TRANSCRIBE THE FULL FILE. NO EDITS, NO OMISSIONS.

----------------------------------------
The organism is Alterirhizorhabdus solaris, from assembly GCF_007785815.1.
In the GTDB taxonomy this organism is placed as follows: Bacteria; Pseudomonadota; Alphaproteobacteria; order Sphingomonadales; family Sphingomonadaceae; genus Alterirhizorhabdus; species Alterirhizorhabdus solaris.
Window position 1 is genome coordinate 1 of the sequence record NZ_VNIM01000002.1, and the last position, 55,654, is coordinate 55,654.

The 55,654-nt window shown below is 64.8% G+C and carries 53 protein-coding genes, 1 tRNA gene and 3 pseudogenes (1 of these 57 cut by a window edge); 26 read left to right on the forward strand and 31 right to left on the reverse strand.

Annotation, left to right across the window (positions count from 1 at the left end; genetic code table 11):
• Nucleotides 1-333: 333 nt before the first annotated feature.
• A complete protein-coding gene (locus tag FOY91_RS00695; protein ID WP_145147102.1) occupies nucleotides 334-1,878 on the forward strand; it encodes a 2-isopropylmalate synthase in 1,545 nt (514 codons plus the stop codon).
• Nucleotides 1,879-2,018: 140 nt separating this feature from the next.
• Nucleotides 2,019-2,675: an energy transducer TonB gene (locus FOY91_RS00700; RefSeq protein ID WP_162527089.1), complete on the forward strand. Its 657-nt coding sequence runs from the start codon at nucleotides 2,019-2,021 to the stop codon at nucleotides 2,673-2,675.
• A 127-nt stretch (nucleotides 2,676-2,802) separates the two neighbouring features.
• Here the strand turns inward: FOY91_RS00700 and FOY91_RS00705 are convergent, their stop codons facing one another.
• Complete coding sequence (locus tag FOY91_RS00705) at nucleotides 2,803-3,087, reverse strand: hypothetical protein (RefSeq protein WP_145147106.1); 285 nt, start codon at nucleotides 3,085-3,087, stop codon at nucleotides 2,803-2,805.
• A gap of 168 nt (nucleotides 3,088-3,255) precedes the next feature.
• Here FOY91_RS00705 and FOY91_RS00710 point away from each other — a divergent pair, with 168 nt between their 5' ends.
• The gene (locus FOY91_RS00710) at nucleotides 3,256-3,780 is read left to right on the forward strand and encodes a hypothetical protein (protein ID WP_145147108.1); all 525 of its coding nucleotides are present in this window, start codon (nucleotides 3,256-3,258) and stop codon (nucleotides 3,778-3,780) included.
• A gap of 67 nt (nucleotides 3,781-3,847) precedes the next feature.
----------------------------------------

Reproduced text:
The organism is Alterirhizorhabdus solaris, from assembly GCF_007785815.1.
In the GTDB taxonomy this organism is placed as follows: Bacteria; Pseudomonadota; Alphaproteobacteria; order Sphingomonadales; family Sphingomonadaceae; genus Alterirhizorhabdus; species Alterirhizorhabdus solaris.
Window position 1 is genome coordinate 1 of the sequence record NZ_VNIM01000002.1, and the last position, 55,654, is coordinate 55,654.

The 55,654-nt window shown below is 64.8% G+C and carries 53 protein-coding genes, 1 tRNA gene and 3 pseudogenes (1 of these 57 cut by a window edge); 26 read left to right on the forward strand and 31 right to left on the reverse strand.

Annotation, left to right across the window (positions count from 1 at the left end; genetic code table 11):
• Nucleotides 1-333: 333 nt before the first annotated feature.
• A complete protein-coding gene (locus tag FOY91_RS00695; protein ID WP_145147102.1) occupies nucleotides 334-1,878 on the forward strand; it encodes a 2-isopropylmalate synthase in 1,545 nt (514 codons plus the stop codon).
• Nucleotides 1,879-2,018: 140 nt separating this feature from the next.
• Nucleotides 2,019-2,675: an energy transducer TonB gene (locus FOY91_RS00700; RefSeq protein ID WP_162527089.1), complete on the forward strand. Its 657-nt coding sequence runs from the start codon at nucleotides 2,019-2,021 to the stop codon at nucleotides 2,673-2,675.
• A 127-nt stretch (nucleotides 2,676-2,802) separates the two neighbouring features.
• Here the strand turns inward: FOY91_RS00700 and FOY91_RS00705 are convergent, their stop codons facing one another.
• Complete coding sequence (locus tag FOY91_RS00705) at nucleotides 2,803-3,087, reverse strand: hypothetical protein (RefSeq protein WP_145147106.1); 285 nt, start codon at nucleotides 3,085-3,087, stop codon at nucleotides 2,803-2,805.
• A gap of 168 nt (nucleotides 3,088-3,255) precedes the next feature.
• Here FOY91_RS00705 and FOY91_RS00710 point away from each other — a divergent pair, with 168 nt between their 5' ends.
• The gene (locus FOY91_RS00710) at nucleotides 3,256-3,780 is read left to right on the forward strand and encodes a hypothetical protein (protein ID WP_145147108.1); all 525 of its coding nucleotides are present in this window, start codon (nucleotides 3,256-3,258) and stop codon (nucleotides 3,778-3,780) included.
• A gap of 67 nt (nucleotides 3,781-3,847) precedes the next feature.